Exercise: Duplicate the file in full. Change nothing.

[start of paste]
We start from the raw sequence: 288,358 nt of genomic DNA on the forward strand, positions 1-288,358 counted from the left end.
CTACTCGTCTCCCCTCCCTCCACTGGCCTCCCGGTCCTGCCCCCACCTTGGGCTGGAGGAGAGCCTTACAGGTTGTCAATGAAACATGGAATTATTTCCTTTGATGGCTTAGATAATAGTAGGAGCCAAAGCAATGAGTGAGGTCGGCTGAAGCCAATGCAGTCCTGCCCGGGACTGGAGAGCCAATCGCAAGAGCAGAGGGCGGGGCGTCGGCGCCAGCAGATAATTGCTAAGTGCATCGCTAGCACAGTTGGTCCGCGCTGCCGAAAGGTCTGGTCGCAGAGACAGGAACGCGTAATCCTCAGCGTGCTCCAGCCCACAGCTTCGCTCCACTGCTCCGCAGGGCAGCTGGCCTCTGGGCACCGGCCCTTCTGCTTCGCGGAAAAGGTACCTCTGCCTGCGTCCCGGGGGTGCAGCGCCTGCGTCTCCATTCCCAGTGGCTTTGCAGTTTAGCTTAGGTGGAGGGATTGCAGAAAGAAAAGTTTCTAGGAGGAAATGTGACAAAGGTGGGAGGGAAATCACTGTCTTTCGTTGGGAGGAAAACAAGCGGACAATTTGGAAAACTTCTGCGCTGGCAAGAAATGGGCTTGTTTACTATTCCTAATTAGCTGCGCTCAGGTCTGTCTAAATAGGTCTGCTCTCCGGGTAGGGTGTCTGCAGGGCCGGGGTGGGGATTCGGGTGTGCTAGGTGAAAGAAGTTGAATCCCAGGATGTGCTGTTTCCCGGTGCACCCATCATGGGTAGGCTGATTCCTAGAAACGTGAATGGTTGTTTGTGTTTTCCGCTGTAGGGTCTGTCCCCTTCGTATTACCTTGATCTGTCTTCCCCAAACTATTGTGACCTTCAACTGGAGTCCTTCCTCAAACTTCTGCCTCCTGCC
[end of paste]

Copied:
We start from the raw sequence: 288,358 nt of genomic DNA on the forward strand, positions 1-288,358 counted from the left end.
CTACTCGTCTCCCCTCCCTCCACTGGCCTCCCGGTCCTGCCCCCACCTTGGGCTGGAGGAGAGCCTTACAGGTTGTCAATGAAACATGGAATTATTTCCTTTGATGGCTTAGATAATAGTAGGAGCCAAAGCAATGAGTGAGGTCGGCTGAAGCCAATGCAGTCCTGCCCGGGACTGGAGAGCCAATCGCAAGAGCAGAGGGCGGGGCGTCGGCGCCAGCAGATAATTGCTAAGTGCATCGCTAGCACAGTTGGTCCGCGCTGCCGAAAGGTCTGGTCGCAGAGACAGGAACGCGTAATCCTCAGCGTGCTCCAGCCCACAGCTTCGCTCCACTGCTCCGCAGGGCAGCTGGCCTCTGGGCACCGGCCCTTCTGCTTCGCGGAAAAGGTACCTCTGCCTGCGTCCCGGGGGTGCAGCGCCTGCGTCTCCATTCCCAGTGGCTTTGCAGTTTAGCTTAGGTGGAGGGATTGCAGAAAGAAAAGTTTCTAGGAGGAAATGTGACAAAGGTGGGAGGGAAATCACTGTCTTTCGTTGGGAGGAAAACAAGCGGACAATTTGGAAAACTTCTGCGCTGGCAAGAAATGGGCTTGTTTACTATTCCTAATTAGCTGCGCTCAGGTCTGTCTAAATAGGTCTGCTCTCCGGGTAGGGTGTCTGCAGGGCCGGGGTGGGGATTCGGGTGTGCTAGGTGAAAGAAGTTGAATCCCAGGATGTGCTGTTTCCCGGTGCACCCATCATGGGTAGGCTGATTCCTAGAAACGTGAATGGTTGTTTGTGTTTTCCGCTGTAGGGTCTGTCCCCTTCGTATTACCTTGATCTGTCTTCCCCAAACTATTGTGACCTTCAACTGGAGTCCTTCCTCAAACTTCTGCCTCCTGCC